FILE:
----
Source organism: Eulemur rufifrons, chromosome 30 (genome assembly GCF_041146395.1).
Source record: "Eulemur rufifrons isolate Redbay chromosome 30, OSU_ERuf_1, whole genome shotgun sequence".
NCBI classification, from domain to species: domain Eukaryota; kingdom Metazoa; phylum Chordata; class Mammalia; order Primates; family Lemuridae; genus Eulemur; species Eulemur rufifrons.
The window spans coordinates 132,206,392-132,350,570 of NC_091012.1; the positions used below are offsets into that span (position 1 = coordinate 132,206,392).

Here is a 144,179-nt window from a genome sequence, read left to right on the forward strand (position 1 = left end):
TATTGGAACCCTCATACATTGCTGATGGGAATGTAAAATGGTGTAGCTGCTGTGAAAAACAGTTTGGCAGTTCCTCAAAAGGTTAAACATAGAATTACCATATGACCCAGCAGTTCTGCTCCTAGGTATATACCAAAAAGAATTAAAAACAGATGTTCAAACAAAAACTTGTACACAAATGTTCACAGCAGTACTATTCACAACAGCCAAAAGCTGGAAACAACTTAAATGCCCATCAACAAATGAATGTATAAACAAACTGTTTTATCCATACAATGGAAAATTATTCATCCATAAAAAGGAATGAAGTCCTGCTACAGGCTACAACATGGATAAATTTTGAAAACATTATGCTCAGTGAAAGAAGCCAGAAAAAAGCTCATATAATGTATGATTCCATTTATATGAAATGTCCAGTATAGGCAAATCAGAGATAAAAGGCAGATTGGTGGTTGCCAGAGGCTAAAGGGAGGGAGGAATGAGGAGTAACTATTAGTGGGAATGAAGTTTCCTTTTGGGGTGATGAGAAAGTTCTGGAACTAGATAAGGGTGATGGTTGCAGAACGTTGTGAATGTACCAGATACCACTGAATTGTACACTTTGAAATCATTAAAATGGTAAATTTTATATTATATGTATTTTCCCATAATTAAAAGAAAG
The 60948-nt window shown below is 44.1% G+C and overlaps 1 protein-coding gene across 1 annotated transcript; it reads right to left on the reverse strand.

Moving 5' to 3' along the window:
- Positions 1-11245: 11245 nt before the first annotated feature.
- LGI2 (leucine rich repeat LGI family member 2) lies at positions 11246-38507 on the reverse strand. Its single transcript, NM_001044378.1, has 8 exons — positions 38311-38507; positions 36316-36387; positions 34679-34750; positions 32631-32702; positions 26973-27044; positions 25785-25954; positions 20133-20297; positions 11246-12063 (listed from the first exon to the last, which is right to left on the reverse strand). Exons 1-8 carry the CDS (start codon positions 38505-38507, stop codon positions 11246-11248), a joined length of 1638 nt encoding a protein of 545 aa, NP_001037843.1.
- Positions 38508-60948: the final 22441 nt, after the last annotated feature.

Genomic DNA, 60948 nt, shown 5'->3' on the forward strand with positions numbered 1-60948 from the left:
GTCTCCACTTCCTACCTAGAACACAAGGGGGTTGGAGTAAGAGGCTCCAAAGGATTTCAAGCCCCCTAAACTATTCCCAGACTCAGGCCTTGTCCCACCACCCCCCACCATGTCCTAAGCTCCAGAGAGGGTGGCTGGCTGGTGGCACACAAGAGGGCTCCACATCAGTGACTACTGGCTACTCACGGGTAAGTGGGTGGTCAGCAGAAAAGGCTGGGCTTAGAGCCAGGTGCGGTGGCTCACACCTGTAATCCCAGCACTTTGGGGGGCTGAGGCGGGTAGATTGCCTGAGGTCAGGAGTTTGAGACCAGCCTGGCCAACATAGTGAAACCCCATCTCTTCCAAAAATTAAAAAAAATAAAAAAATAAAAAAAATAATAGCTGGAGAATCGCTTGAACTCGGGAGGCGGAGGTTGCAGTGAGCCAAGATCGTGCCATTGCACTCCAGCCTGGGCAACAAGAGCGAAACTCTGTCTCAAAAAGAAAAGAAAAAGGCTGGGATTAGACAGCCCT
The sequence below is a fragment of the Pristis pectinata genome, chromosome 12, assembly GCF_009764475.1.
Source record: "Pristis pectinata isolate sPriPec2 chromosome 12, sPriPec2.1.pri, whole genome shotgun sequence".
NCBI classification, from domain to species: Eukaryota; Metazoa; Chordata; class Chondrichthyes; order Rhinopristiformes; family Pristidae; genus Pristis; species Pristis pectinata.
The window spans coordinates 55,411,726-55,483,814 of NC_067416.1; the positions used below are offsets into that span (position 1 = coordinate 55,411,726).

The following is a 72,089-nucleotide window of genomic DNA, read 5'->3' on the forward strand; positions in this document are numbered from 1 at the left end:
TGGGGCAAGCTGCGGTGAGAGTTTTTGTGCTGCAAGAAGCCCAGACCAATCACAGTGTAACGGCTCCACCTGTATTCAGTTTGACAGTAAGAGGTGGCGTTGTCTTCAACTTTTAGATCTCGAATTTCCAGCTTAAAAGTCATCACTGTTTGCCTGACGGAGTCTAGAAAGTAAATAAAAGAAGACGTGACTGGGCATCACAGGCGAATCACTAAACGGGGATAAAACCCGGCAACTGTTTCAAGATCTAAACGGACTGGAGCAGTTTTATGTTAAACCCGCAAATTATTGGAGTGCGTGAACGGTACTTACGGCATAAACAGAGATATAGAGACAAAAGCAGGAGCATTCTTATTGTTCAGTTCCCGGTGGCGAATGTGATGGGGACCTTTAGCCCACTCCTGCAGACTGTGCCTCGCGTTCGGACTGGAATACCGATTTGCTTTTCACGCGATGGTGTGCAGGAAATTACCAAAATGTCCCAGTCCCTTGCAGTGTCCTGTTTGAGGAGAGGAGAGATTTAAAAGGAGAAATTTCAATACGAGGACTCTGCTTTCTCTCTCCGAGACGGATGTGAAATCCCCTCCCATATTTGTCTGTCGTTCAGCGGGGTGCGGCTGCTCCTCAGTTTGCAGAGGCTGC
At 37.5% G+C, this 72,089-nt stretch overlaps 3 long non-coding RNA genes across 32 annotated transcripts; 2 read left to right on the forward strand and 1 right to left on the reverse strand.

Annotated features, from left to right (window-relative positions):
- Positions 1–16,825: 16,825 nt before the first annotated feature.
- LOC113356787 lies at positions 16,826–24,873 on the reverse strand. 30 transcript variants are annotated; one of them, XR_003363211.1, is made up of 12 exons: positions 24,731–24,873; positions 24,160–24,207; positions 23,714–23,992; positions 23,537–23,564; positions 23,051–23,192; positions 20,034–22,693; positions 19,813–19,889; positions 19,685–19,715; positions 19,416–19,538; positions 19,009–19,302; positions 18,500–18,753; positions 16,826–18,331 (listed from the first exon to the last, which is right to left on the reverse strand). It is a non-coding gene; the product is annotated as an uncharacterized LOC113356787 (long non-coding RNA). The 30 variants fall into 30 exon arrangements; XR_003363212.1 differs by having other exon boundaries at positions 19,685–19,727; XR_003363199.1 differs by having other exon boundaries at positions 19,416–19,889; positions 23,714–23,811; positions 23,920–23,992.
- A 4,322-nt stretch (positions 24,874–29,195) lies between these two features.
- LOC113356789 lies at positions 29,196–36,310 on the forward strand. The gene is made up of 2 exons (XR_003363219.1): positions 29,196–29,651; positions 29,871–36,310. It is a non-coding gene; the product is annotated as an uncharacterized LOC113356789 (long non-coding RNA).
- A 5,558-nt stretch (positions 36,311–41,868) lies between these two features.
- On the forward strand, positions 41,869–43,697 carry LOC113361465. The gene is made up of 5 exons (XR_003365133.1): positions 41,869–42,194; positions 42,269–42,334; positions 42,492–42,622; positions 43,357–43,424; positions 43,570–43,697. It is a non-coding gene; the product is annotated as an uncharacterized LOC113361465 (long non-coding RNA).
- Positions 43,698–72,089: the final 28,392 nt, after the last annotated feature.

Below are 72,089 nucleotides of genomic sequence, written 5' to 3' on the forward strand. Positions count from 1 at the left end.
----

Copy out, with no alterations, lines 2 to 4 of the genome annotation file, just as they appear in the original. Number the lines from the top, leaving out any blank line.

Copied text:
Source record: "Eulemur rufifrons isolate Redbay chromosome 30, OSU_ERuf_1, whole genome shotgun sequence".
NCBI classification, from domain to species: domain Eukaryota; kingdom Metazoa; phylum Chordata; class Mammalia; order Primates; family Lemuridae; genus Eulemur; species Eulemur rufifrons.
The window spans coordinates 132,206,392-132,350,570 of NC_091012.1; the positions used below are offsets into that span (position 1 = coordinate 132,206,392).